European authorities warn of risks to financial stability

Après l'avertissement de la BCE, les superviseurs nationaux pourraient acter des soutiens supplémentaires en capital.

Posted Sep 30, 2022, 8:44 PM

This is a first since the sovereign debt crisis in Europe: the European Systemic Risk Board (ESRB), chaired by Christine Lagarde, President of the European Central Bank (ECB), issues a “general warning” to the financial system .

“The risks to financial stability in the Union and the likelihood of extreme risk scenarios materializing have increased,” he said at the end of a meeting held on September 22, even before the storm on the markets unleashed by the new British government, the conclusions of which were communicated on Thursday evening.

“Growing geopolitical tensions have led to rising energy prices, causing financial difficulties for companies and households that are still recovering from the economic consequences of Covid”, underlines the ESRB, which brings together supervisors and national central banks of the European Union. And stronger-than-expected inflation is tightening financial conditions. This makes it more complicated to repay the debt of economic actors.

The risks of falling prices of certain assets threaten to trigger significant losses in market value and amplify volatility. On the energy market, this has caused tensions on the liquidity of certain participants, explains the ESRB.

“Perfect Storm”

“We have the ingredients for a perfect economic storm” next year, said Raimund Roeseler, head of banking supervision at the German financial policeman (BaFin).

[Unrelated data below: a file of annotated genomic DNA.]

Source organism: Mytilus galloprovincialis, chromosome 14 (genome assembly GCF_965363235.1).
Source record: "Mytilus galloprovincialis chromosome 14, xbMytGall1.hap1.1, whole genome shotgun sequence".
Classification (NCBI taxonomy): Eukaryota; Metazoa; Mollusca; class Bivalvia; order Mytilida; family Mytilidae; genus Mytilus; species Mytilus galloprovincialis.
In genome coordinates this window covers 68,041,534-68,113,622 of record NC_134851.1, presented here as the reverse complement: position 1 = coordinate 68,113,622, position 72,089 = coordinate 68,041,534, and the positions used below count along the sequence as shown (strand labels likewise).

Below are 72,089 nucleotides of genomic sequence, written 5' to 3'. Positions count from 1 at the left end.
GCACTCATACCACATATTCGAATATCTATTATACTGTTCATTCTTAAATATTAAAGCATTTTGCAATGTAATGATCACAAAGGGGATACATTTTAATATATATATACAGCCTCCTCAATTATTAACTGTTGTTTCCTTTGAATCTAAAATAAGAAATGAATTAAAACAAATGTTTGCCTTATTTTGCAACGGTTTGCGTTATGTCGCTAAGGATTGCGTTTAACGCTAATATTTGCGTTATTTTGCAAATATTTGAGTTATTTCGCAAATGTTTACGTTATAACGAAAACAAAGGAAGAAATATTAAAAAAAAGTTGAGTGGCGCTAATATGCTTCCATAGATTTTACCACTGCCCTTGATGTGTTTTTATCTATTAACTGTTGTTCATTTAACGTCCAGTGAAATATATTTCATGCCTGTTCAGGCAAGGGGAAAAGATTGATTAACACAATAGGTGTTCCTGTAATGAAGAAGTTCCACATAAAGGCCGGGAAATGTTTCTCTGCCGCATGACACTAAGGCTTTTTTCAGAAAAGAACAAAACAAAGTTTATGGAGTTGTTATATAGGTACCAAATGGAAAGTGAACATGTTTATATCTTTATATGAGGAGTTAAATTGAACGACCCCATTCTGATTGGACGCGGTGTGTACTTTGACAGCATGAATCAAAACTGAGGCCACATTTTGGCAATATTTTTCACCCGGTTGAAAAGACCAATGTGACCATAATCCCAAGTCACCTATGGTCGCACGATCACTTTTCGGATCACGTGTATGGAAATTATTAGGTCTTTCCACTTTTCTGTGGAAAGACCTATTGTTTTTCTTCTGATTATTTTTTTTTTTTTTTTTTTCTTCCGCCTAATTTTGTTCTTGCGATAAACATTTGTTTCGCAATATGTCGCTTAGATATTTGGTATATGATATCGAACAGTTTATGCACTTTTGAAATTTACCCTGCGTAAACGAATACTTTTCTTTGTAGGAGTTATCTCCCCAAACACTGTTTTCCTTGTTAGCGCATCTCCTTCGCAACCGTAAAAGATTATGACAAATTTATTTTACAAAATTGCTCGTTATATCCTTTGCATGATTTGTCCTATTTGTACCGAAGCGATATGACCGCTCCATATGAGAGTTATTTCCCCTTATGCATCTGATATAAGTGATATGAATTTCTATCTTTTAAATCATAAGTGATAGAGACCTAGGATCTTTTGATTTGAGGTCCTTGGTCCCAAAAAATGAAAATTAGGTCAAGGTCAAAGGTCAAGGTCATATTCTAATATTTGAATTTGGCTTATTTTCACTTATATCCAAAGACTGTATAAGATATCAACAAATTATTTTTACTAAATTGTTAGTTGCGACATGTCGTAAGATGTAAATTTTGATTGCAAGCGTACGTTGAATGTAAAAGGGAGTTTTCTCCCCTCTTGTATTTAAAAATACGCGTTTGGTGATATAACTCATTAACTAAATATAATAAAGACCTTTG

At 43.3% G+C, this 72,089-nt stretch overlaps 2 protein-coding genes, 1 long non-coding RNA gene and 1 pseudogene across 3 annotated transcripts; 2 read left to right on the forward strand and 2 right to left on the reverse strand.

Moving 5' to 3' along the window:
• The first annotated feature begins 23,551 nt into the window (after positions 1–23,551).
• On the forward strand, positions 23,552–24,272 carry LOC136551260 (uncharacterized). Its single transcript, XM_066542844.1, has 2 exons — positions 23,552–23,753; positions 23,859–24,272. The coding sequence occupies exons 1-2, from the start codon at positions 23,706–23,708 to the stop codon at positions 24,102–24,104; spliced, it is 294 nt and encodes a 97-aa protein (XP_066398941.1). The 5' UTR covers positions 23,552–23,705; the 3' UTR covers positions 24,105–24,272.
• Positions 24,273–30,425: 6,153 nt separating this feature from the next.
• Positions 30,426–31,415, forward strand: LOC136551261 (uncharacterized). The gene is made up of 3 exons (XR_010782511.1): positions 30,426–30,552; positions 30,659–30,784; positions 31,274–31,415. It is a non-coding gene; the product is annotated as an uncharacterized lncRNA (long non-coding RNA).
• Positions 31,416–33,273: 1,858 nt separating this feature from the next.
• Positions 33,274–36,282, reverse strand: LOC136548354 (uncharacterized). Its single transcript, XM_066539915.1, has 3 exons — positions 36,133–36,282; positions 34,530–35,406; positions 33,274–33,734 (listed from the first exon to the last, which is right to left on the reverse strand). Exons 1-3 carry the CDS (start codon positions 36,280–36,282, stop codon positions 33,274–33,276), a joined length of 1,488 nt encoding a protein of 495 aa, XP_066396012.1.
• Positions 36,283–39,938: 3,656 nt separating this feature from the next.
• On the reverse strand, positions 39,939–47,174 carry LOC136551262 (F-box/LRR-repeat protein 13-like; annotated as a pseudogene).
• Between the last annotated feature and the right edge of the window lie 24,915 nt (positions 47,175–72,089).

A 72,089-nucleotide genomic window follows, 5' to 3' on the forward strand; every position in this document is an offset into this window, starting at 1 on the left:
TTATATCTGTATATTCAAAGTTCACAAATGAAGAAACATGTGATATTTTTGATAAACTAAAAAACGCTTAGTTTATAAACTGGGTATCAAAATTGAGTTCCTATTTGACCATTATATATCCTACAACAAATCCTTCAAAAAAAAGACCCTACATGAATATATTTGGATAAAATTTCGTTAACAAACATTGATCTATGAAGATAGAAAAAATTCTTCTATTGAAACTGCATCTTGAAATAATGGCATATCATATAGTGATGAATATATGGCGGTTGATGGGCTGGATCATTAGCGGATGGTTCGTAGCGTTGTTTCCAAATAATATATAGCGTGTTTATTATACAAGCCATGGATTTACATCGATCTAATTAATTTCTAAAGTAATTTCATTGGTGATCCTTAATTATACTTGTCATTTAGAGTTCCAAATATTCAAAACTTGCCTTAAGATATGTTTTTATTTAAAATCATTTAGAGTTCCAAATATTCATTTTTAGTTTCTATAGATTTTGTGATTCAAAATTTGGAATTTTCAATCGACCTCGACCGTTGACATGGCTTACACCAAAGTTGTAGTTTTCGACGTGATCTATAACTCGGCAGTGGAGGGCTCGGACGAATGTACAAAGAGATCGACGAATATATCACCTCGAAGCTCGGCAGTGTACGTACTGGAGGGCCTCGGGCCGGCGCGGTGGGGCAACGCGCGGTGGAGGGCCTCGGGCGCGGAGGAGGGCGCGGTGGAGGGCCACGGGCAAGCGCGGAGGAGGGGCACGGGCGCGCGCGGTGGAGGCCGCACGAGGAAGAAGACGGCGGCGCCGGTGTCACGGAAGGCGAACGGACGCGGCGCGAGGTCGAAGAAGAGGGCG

The deterioration of the macroeconomic outlook is also weighing on the quality of assets and the outlook for bank profitability, which is also affected by structural factors such as overcapacity, competition with new players in financial services and exposure to cyber and climatic.

“It is necessary that private institutions, market participants and competent authorities continue to prepare for such prospects of extreme risks”, warns the ESRB.

The committee called on supervisors in 30 countries to ensure that institutions are sufficiently capitalized to cope with a deteriorated environment. At this stage, it does not make recommendations in terms of capital, dividends or remuneration… At the height of the Covid crisis, in 2020, the European authorities imposed a ban on the payment of dividends on banks.

Banks, “first line of defense”

“Banks can act as the first line of defense by ensuring that their provisioning and capital policy correctly takes into account anticipated and unforeseen losses that could be induced by the deterioration of the risk environment”, judges the ESRB which also requires extreme attention to liquidity risks, the real lifeblood of banks in times of stress.

Some financial supervisors do not entirely adhere to this hard line, expressing surprise at the committee’s failure to take into account the increase in margins linked to the rise in interest rates, which could consolidate the profitability of the banking system.

“We must not put the financial system under unacceptable constraints. In a number of countries like France, loans are at fixed rates, which acts as a buffer against market effects and limits the risk of default, says a European banker. Faced with this crisis, which is hitting the energy sector in particular, the States will take the necessary measures if necessary, or even nationalize companies under too much pressure, such as Uniper in Germany”.


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